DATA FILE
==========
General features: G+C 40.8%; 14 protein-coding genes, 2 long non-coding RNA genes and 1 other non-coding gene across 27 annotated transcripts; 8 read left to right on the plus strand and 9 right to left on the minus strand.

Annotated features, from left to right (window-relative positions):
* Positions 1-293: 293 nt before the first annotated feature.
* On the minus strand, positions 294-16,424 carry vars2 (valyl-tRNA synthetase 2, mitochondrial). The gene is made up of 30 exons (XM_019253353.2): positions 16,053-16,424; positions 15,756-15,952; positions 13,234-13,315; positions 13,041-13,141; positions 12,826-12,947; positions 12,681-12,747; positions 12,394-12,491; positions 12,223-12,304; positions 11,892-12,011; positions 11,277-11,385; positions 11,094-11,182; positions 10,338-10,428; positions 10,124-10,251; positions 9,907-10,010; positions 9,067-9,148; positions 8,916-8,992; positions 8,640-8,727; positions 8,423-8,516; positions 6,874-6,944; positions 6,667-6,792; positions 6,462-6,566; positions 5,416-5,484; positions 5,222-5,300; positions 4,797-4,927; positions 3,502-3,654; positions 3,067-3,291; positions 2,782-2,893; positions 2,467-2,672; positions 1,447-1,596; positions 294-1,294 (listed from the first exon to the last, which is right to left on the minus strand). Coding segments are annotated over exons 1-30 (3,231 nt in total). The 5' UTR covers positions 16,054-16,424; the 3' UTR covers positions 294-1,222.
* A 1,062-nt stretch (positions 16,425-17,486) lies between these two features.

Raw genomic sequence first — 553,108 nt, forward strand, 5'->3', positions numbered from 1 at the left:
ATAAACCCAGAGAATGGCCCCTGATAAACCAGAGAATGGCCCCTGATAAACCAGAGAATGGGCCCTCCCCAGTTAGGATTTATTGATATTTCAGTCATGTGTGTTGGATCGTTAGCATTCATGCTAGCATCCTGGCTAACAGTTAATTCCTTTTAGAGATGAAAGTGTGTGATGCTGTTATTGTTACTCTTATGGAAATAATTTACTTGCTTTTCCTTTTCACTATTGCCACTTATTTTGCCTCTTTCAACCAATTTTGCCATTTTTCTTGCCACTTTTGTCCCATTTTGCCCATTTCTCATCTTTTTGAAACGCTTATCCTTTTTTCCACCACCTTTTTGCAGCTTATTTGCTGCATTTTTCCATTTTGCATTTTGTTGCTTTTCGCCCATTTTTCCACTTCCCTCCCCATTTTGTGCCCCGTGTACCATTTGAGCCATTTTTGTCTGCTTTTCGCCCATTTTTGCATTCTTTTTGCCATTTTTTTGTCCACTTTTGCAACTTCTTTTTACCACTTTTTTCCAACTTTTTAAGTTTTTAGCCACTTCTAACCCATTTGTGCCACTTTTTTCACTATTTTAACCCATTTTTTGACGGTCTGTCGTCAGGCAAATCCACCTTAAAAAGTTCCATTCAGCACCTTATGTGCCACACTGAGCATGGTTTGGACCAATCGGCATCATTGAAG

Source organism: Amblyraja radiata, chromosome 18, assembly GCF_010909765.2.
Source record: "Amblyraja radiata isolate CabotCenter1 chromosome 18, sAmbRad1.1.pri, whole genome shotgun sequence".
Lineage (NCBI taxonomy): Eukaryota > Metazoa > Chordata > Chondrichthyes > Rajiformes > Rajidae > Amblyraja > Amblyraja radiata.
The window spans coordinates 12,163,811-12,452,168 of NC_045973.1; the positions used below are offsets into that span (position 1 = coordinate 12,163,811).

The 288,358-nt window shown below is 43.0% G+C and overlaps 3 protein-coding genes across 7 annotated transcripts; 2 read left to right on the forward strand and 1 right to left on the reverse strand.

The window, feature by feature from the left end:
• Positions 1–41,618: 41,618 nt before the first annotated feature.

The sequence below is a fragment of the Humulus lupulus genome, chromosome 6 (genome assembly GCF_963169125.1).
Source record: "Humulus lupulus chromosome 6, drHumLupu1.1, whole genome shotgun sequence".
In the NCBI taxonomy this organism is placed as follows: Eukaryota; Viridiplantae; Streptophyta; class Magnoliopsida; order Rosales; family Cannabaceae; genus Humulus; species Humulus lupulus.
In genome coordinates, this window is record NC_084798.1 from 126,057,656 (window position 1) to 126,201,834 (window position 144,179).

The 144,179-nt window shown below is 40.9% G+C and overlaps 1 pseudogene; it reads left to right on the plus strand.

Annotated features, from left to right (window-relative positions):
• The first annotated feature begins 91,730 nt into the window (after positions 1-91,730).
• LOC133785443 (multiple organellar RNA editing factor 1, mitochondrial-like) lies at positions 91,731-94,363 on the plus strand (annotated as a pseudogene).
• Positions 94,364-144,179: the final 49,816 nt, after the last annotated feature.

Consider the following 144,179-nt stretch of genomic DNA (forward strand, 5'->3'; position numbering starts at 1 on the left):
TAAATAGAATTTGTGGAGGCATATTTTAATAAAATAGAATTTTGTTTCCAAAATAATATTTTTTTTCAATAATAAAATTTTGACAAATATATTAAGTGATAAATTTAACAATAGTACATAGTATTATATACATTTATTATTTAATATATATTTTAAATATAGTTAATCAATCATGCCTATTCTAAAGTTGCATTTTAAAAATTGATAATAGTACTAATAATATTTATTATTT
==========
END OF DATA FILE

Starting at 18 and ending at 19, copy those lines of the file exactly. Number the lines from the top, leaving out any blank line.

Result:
In genome coordinates, this window is record NC_084798.1 from 126,057,656 (window position 1) to 126,201,834 (window position 144,179).

The 144,179-nt window shown below is 40.9% G+C and overlaps 1 pseudogene; it reads left to right on the plus strand.